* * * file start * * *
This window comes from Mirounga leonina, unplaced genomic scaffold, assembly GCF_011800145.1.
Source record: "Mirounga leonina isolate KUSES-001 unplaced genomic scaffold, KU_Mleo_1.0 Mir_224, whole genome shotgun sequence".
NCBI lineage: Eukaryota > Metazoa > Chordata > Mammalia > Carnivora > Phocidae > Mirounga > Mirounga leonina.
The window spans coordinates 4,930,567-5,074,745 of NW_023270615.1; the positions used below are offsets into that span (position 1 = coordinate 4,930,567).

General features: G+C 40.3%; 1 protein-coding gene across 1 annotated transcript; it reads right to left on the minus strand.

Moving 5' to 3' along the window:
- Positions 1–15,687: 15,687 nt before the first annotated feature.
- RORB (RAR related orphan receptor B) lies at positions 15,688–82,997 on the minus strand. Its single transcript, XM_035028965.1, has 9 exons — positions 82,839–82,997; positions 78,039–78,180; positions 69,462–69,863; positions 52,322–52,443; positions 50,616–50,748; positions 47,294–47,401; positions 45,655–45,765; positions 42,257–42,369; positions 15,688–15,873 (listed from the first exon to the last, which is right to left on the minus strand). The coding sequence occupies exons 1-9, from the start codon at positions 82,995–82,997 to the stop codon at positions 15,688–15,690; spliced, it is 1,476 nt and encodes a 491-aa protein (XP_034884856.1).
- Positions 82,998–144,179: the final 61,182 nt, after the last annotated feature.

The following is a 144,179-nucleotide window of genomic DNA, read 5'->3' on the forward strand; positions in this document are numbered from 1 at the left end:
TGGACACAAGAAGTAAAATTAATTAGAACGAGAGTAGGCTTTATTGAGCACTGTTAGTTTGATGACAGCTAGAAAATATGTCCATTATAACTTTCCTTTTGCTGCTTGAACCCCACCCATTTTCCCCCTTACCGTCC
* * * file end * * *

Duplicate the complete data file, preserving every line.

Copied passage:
This window comes from Mirounga leonina, unplaced genomic scaffold, assembly GCF_011800145.1.
Source record: "Mirounga leonina isolate KUSES-001 unplaced genomic scaffold, KU_Mleo_1.0 Mir_224, whole genome shotgun sequence".
NCBI lineage: Eukaryota > Metazoa > Chordata > Mammalia > Carnivora > Phocidae > Mirounga > Mirounga leonina.
The window spans coordinates 4,930,567-5,074,745 of NW_023270615.1; the positions used below are offsets into that span (position 1 = coordinate 4,930,567).

General features: G+C 40.3%; 1 protein-coding gene across 1 annotated transcript; it reads right to left on the minus strand.

Moving 5' to 3' along the window:
- Positions 1–15,687: 15,687 nt before the first annotated feature.
- RORB (RAR related orphan receptor B) lies at positions 15,688–82,997 on the minus strand. Its single transcript, XM_035028965.1, has 9 exons — positions 82,839–82,997; positions 78,039–78,180; positions 69,462–69,863; positions 52,322–52,443; positions 50,616–50,748; positions 47,294–47,401; positions 45,655–45,765; positions 42,257–42,369; positions 15,688–15,873 (listed from the first exon to the last, which is right to left on the minus strand). The coding sequence occupies exons 1-9, from the start codon at positions 82,995–82,997 to the stop codon at positions 15,688–15,690; spliced, it is 1,476 nt and encodes a 491-aa protein (XP_034884856.1).
- Positions 82,998–144,179: the final 61,182 nt, after the last annotated feature.

The following is a 144,179-nucleotide window of genomic DNA, read 5'->3' on the forward strand; positions in this document are numbered from 1 at the left end:
TGGACACAAGAAGTAAAATTAATTAGAACGAGAGTAGGCTTTATTGAGCACTGTTAGTTTGATGACAGCTAGAAAATATGTCCATTATAACTTTCCTTTTGCTGCTTGAACCCCACCCATTTTCCCCCTTACCGTCC